The Symposium is free and open to everyone. No pre-registration needed. Lunch and snacks will be served. Click here to go to the programme and the contributors’ biographies.

Before commencing the Symposium, on Sunday, 3 June, from 10:00 to 10:50, OCA invites you to a guided tour through the exhibition led by OCA’s Director and Chief Curator Katya García-Antón.

For more information, please contact OCA’s Project Officer Nikhil Vettukattil, or call +47 23 23 31 50.


'Let the River Flow. The Sovereign Will and the Making of a New Worldliness'
'Let the River Flow' is the fruit of three years of dialogue with artists, scholars, and peoples across Sápmi (whose land crosses four nation-states: Norway, Sweden, Finland and Russia). The exhibition showcases the essential role of Sámi artists in the Action, in particular the seminal Mázejoavku: Sámi Dáiddajoavku (Sámi Artists’ Group, 1978-83), as well as the solidarity of non-Sámi counterparts. It presents rare historic works, side-lined from the Nordic art history canon, a small number of duodji, as well as material from the Archives of the Protest Movement against the Damming of the Áltá-Guovdageaidnu Water System, and new contemporary commissions that explore the legacy of Áltá today.

'Let the River Flow' is curated by Katya García-Antón with Antonio Cataldo. The project has been honoured by the guidance of an Advisory Council consisting of Sámi scholars, Prof. Harald Gaski and Dr. Gunvor Guttorm. The exhibition design is the result of discussions between the curatorial team and the Sámi-Norwegian collaboration of the architects A-Lab (Káre R. Anti) and Torsteinsen Design.

Artworks by: Áillohaš/Nils-Aslak Valkeapää, Maria Thereza Alves, Jon Ole Andersen, Jimmie Durham, Elle Márjá Eira, Mai-Lis Eira, Aage Gaup, Trygve Lund Guttormsen, Josef Halse, Geir Tore Holm and Søssa Jørgensen, Rose-Marie Huuva, Berit Marit Hætta, Susanne Hætta, Iver Jåks, Keviselie/Hans Ragnar Mathisen, Britta Marakatt-Labba, Joar Nango and Tanya Busse, Rannveig Persen, Synnøve Persen, Máret Ánne Sara, Arvid Sveen, Catarina Utsi and Elin Már Øyen Vister.

The Office for Contemporary Art Norway
The Office for Contemporary Art Norway is a non-profit foundation created by the Norwegian Ministries of Culture and of Foreign Affairs in 2001, with an "arm’s length” policy. Its principle aim is to foster dialogue between the art field in Norway – including Sami practitioners – and the international arts scene, as well as supporting these artistic figures in their activities around the world. As a result, OCA’s discursive, exhibition, publishing, residency and visitor programmes focus on bringing the plurality of practices and histories at the forefront of international artistic debates to Norway, and participating in such debates both nationally and internationally. OCA has been responsible for Norway’s contribution to the visual arts section of the Venice Biennale since 2001.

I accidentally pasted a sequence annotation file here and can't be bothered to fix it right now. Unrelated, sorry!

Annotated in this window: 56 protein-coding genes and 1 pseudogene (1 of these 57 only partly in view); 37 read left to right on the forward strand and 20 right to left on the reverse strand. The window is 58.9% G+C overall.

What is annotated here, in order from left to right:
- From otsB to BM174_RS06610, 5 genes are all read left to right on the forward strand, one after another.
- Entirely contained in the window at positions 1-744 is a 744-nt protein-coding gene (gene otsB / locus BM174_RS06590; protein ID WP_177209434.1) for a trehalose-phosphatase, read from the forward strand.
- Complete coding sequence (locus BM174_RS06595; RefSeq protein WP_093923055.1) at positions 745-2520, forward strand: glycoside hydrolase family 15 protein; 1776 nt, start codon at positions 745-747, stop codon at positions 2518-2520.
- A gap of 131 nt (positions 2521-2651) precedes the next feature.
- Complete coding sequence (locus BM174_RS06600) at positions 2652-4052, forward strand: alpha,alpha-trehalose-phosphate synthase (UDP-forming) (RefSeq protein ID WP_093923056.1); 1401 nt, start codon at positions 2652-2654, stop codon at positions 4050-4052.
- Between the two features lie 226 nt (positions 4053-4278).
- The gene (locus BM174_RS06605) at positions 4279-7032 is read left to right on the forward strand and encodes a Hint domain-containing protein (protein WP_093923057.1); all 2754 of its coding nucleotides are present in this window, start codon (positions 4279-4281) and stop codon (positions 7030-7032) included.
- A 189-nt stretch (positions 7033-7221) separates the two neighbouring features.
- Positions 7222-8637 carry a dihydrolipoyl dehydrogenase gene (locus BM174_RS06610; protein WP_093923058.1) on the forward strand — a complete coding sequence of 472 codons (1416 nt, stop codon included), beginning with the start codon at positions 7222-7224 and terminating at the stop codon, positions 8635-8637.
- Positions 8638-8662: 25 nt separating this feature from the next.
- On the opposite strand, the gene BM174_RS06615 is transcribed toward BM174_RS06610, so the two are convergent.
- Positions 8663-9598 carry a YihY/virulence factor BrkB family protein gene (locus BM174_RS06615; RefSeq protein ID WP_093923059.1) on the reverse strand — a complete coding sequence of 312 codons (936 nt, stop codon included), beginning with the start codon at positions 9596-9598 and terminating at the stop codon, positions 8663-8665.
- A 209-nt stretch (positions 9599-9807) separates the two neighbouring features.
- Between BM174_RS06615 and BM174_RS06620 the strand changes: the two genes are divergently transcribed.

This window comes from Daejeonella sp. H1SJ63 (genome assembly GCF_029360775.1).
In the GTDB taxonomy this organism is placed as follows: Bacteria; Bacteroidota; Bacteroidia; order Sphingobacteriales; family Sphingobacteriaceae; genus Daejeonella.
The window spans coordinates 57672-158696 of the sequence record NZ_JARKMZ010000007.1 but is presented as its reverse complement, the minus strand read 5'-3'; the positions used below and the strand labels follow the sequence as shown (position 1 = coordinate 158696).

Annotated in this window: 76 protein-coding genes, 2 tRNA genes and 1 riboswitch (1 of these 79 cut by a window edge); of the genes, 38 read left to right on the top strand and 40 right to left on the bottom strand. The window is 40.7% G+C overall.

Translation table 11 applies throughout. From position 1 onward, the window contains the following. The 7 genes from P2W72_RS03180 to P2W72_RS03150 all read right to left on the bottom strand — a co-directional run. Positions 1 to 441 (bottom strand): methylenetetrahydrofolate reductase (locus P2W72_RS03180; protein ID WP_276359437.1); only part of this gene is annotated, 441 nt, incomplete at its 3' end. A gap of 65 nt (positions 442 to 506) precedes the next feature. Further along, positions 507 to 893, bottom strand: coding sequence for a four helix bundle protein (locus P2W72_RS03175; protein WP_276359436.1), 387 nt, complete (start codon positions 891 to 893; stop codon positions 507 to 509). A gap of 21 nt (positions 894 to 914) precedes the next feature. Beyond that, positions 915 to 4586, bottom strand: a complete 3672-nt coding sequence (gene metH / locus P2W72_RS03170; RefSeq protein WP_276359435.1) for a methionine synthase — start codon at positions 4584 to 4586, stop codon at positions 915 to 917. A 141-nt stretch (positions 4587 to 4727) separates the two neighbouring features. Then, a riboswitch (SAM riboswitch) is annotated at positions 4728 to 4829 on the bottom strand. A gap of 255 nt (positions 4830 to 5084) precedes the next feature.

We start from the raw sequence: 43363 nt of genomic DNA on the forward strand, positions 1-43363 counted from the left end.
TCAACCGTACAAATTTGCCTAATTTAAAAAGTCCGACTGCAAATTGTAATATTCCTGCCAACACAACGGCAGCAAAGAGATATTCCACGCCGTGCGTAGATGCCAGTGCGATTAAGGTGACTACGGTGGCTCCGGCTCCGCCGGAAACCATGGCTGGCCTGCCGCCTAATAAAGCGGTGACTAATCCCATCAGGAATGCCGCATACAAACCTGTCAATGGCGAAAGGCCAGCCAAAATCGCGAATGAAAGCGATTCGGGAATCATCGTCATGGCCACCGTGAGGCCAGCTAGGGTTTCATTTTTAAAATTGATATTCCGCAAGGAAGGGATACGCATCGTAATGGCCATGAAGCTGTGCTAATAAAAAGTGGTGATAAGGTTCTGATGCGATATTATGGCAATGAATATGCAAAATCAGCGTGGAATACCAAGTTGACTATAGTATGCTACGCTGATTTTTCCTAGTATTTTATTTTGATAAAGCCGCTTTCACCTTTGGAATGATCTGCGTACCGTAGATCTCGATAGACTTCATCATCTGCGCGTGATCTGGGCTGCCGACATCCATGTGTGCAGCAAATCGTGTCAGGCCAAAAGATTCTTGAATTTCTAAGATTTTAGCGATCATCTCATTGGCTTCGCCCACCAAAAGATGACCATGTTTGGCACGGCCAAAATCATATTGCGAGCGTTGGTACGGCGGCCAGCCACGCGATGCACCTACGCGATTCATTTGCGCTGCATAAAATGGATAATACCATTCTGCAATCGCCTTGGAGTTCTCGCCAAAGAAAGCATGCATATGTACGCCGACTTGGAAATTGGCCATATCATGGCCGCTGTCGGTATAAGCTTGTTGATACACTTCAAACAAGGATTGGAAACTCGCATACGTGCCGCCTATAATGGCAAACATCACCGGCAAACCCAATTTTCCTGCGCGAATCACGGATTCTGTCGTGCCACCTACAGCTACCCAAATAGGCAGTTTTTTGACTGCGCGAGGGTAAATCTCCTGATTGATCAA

2018/05/28

Programme for the Closing Symposium of ‘Let the River Flow’

A Symposium organised by the Office for Contemporary Art Norway (OCA) to coincide with the finissage of the exhibition 'Let the River Flow: The Sovereign Will and the Making of a new Worldliness' to offer insights into issues of art, guardianship, land, nature and colonial consumption in relation to Indigenous artistic practices.

Let the River Flow
The Áltá-Guovdageino Action (c. 1978–82) changed the course of Sámi and Nordic history. This exhibition showcases the role of Sámi artists in the action, and the solidarity of non-Sámi counterparts. It also presents contemporary artistic positions, Sámi and international, exploring the legacy of this Eco-Indigenous uprising today, at a time of growing global Indigenous power.

PROGRAMME

11:00–11:05
Welcome words
Katya García-Antón

11:10–11:35
On writing and literature in the staging of The Áltá-Guovdageino Action
Marry Áilonieida Somby

11:40–12:05
Contextualising the art of Iver Jåks (1932–2007) from a duodji perspective
Irene Snarby

12:10–12:35